Standing Order F 44
   `F 44 Removal in the public interest. -- The president may remove a civil servant or police officer from the public service if he considers it is in the public interest to do so otherwise than for the purpose of localization of the public service. The decision of the President that an officer   F be removed from the service in the public interest may be signified through the Principal Secretary (Establishments) in which case no special formalities are required. The question of pension will be dealt with in accordance with the relevant provisions of the Pensions Ordinance (Cap 371).'
  G    Standing Order F 49
   `F 49 Grounds for retirement on pension and/or gratuity under the Pensions Legislation. -- The Pensions Act (sic), (Cap 371) and the Regulations made thereunder, set out the circumstances under which a pensionable officer may elect to retire or may be called upon to retire others than on disciplinary grounds. These grounds are summarised below:   H
   (a)   on or after attaining the age of 45 years:
      Provided that an officer of the rank of Constable in the Police Force or an officer of the rank of Prison Officer Grade III in the Prisons Service may elect to be called upon to retire after he has attained the age of 40 years;   I

   (b)   on the abolition of his office;   A
   (c)   for purpose of facilitating improvement in the organisation of the Department to which he belongs by which greater efficiency or economy may be effective;
   (d)   on medical grounds;
   (e)   female officers may elect to retire on marriage, and will be granted such gratuity or pension, if any, for which they may be eligible.'   B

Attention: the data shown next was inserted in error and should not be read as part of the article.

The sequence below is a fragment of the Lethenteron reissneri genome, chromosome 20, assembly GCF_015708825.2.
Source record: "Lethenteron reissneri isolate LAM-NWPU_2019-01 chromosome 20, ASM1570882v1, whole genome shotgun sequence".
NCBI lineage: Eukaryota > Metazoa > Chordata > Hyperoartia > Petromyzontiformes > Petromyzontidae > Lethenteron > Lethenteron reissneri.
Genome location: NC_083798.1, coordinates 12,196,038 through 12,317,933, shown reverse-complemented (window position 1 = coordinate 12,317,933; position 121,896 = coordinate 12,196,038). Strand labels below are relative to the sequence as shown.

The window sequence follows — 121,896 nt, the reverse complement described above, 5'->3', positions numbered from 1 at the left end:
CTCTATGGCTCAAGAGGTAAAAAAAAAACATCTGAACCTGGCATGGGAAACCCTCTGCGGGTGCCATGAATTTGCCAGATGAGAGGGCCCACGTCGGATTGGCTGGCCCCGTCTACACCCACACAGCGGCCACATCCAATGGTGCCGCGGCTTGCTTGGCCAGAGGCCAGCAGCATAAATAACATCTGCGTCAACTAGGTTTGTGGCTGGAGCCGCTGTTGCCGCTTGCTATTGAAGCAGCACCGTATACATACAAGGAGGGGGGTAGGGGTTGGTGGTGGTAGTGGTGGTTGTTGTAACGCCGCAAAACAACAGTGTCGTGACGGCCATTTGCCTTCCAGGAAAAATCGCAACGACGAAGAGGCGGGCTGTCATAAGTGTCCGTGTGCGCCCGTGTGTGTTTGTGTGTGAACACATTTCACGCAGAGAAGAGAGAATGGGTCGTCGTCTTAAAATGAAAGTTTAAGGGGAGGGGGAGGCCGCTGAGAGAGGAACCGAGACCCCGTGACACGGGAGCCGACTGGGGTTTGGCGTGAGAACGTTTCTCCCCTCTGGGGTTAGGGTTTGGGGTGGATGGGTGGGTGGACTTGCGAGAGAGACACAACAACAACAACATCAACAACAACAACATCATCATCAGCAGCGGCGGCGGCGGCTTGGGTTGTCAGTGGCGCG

Those are the provisions upon which the President, according to the letter addressed to the applicant by the Principal Secretary (Establishments), quoted   C above, based his impugned decision. I will now proceed to deal with the contentions addressed to me by counsel. I hope I can summarise those contentions very briefly without doing any injustice to them. In his engaging argument Mr Nassoro contended that the President's decision is invalid for the following reasons: (a) the basis for the decision is vague because the provisions of   D law relied upon therein deal with matters of employment which are incompatible; (2) the Standing Orders referred to in the Principal Secretary's letter have no force of law as there were declared by this Court (Mwalusanya J) in James F Gwangilo v Attorney-General, (1) to have been superseded by the Constitution and the Civil   E Service Act, 1989; and (3) the failure by the President to give reasons for his decision is fatal to the said decision: the President was found in law to disclose to the applicant the factor or factors which, in his opinion, constituted the alleged public interest. Mr Songoro urged me to hold that the President's decision is   F proper and in accordance with the law of the land. He forcefully contended that the paramount words in the Principal Secretary's letter, as far as the reason for the President's decision is concerned, are the words `amekustaafisha kwa Manufaa ya Umma'. According to the learned Senior State Attorney, the Applicant had no   G right in law to be given more information than that. Counsel urged me to hold that the President acted within his powers, and the procedure he applied was correct and sufficient. It seems to me that it is desirable, if not necessary, that some of the general principles which I consider to be relevant to the determination of the application now before me should be distinctly set out. In my opinion, the following are those principles:   H